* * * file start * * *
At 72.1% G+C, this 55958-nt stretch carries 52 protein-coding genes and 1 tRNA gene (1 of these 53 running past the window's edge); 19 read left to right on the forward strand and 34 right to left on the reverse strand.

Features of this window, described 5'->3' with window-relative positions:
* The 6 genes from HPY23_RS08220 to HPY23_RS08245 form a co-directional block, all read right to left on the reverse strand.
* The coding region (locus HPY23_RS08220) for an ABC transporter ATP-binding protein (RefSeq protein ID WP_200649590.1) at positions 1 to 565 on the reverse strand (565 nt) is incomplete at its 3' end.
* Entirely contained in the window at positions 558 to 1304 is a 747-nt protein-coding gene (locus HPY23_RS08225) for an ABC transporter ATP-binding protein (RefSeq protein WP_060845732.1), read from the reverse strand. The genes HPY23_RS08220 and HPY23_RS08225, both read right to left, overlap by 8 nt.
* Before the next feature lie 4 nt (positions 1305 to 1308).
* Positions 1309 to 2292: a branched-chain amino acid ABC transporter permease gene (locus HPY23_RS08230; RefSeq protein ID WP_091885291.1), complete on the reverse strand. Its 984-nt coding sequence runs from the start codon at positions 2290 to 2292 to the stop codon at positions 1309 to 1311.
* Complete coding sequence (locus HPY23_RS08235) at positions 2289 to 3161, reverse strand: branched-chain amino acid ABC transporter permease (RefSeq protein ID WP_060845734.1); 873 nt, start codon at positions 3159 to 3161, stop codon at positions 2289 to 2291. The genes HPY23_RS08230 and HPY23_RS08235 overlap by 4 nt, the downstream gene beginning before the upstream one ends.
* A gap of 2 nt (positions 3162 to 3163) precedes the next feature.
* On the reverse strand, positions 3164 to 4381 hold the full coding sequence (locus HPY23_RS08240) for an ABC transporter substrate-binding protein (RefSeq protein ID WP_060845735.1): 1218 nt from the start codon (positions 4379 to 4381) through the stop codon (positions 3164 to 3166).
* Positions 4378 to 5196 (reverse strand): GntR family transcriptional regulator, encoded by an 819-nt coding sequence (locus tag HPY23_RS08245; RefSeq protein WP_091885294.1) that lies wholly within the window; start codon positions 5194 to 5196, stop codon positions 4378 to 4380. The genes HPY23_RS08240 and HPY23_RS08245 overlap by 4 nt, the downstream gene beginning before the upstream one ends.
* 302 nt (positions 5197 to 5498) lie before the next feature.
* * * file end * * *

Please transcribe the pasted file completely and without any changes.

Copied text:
At 72.1% G+C, this 55958-nt stretch carries 52 protein-coding genes and 1 tRNA gene (1 of these 53 running past the window's edge); 19 read left to right on the forward strand and 34 right to left on the reverse strand.

Features of this window, described 5'->3' with window-relative positions:
* The 6 genes from HPY23_RS08220 to HPY23_RS08245 form a co-directional block, all read right to left on the reverse strand.
* The coding region (locus HPY23_RS08220) for an ABC transporter ATP-binding protein (RefSeq protein ID WP_200649590.1) at positions 1 to 565 on the reverse strand (565 nt) is incomplete at its 3' end.
* Entirely contained in the window at positions 558 to 1304 is a 747-nt protein-coding gene (locus HPY23_RS08225) for an ABC transporter ATP-binding protein (RefSeq protein WP_060845732.1), read from the reverse strand. The genes HPY23_RS08220 and HPY23_RS08225, both read right to left, overlap by 8 nt.
* Before the next feature lie 4 nt (positions 1305 to 1308).
* Positions 1309 to 2292: a branched-chain amino acid ABC transporter permease gene (locus HPY23_RS08230; RefSeq protein ID WP_091885291.1), complete on the reverse strand. Its 984-nt coding sequence runs from the start codon at positions 2290 to 2292 to the stop codon at positions 1309 to 1311.
* Complete coding sequence (locus HPY23_RS08235) at positions 2289 to 3161, reverse strand: branched-chain amino acid ABC transporter permease (RefSeq protein ID WP_060845734.1); 873 nt, start codon at positions 3159 to 3161, stop codon at positions 2289 to 2291. The genes HPY23_RS08230 and HPY23_RS08235 overlap by 4 nt, the downstream gene beginning before the upstream one ends.
* A gap of 2 nt (positions 3162 to 3163) precedes the next feature.
* On the reverse strand, positions 3164 to 4381 hold the full coding sequence (locus HPY23_RS08240) for an ABC transporter substrate-binding protein (RefSeq protein ID WP_060845735.1): 1218 nt from the start codon (positions 4379 to 4381) through the stop codon (positions 3164 to 3166).
* Positions 4378 to 5196 (reverse strand): GntR family transcriptional regulator, encoded by an 819-nt coding sequence (locus tag HPY23_RS08245; RefSeq protein WP_091885294.1) that lies wholly within the window; start codon positions 5194 to 5196, stop codon positions 4378 to 4380. The genes HPY23_RS08240 and HPY23_RS08245 overlap by 4 nt, the downstream gene beginning before the upstream one ends.
* 302 nt (positions 5197 to 5498) lie before the next feature.